The first time I organised respite I was very anxious and he said didn’t need to go anywhere. I said that I was unwell and needed to have some care myself and that he was going to have a holiday too where he would be looked after. The second time he still didn’t want to go but I said the same thing and he did accept it even though, like you, he is so dependent on me personally. I have booked a third stay for the last two weeks of February and I am as anxious as ever, he is much much worse than four months ago but I know now that he is looked after, he survived fine and it did me the world of good, so I just steel myself and go through with it. Once he is home he completely forgets. I seemed to need a break every four months over the past year and I have done it, at financial cost but it’s worth it for my mental health. It’s awful to think that this is such a huge issue which is so unthinkable in normal circumstances that it shows how bad this is for carers. Yes it’s horrible and not what we would choose but this is the disease so take heart, press on and recover. Remember it’s better to control the process than the process control you which would happen if you fell ill or needed to go into hospital.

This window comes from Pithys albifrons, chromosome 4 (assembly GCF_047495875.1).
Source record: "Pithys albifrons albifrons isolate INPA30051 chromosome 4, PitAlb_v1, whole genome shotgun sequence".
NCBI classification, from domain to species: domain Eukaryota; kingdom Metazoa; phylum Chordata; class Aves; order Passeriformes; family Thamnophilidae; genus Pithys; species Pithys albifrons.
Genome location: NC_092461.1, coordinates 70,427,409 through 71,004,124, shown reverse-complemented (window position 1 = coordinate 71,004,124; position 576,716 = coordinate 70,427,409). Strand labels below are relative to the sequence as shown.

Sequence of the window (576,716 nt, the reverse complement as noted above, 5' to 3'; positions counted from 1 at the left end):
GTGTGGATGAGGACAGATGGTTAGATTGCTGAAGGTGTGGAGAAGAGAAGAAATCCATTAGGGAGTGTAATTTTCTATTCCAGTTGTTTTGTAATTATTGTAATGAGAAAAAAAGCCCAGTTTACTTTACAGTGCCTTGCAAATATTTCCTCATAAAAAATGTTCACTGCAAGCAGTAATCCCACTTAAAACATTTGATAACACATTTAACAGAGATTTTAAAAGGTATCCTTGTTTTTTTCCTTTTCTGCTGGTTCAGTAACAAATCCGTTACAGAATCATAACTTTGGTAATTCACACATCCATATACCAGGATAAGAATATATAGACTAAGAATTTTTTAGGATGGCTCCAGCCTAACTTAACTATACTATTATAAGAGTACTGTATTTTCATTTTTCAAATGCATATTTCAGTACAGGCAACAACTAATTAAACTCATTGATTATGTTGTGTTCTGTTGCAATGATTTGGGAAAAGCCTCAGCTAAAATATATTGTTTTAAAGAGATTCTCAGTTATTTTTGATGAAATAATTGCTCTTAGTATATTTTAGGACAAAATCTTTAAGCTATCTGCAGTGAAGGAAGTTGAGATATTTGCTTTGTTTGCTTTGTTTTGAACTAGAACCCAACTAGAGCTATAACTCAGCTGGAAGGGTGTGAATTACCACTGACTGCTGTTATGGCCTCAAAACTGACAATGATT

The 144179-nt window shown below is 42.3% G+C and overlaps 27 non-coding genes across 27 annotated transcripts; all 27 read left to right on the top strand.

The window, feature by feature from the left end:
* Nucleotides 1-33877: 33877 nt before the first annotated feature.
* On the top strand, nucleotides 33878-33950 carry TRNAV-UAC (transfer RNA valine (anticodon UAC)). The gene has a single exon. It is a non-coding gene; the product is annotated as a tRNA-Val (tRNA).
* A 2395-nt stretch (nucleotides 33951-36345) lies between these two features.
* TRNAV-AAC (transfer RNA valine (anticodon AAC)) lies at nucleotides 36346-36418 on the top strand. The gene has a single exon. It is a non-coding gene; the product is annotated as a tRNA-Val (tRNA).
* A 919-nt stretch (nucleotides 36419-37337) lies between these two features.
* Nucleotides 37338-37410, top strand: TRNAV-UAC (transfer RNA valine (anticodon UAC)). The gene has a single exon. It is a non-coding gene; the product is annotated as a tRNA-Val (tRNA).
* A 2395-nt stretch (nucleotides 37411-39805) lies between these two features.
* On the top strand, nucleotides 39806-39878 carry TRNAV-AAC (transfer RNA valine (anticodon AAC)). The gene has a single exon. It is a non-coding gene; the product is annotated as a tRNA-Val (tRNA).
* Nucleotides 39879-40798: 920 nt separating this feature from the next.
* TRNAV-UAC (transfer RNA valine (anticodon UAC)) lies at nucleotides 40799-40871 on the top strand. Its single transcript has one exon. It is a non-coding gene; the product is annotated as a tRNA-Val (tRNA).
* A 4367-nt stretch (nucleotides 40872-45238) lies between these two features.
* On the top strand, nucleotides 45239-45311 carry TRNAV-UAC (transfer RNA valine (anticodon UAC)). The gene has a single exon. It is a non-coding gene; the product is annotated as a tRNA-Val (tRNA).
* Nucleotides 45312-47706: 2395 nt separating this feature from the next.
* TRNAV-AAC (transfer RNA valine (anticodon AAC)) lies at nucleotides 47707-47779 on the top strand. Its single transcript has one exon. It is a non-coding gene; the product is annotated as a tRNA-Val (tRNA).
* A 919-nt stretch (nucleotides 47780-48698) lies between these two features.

Lladro

Registered User
May 1, 2019
115
Thank you all so much for your kind words and encouragement - It really helps me, honestly it does.
 

Grahamstown

Registered User
Jan 12, 2018
1,586
East of England
As described in another thread I got The Selfish Pig’s Guide to Caring and wow, it says it all. Yesterday I had an email discussion with the manager of the Care Company I use and after hearing about his deteriorating condition she suggested that he comes to them sooner rather than in another four weeks. I am worrying about physically getting him to the care home. He is so weak and although he can still weight bear and do stairs, in another four weeks he may be unable to do this. I am alone most of the time and I am just about coping. I just burst into tears with the relief at the suggestion that he could go this week. Then reality hit, if he goes now then he would be there for six weeks and then would he ever come back? I felt quite sick after the elation. The Selfish Pig book discusses these roller coaster thoughts very well with a light touch. I discussed it with my daughter and I could tell that she was shocked by this sudden turn of events, I guess it represents a further step downhill. I know that permanent care is not a panacea, it brings its own problems. This ghastly disease gets to you in the end.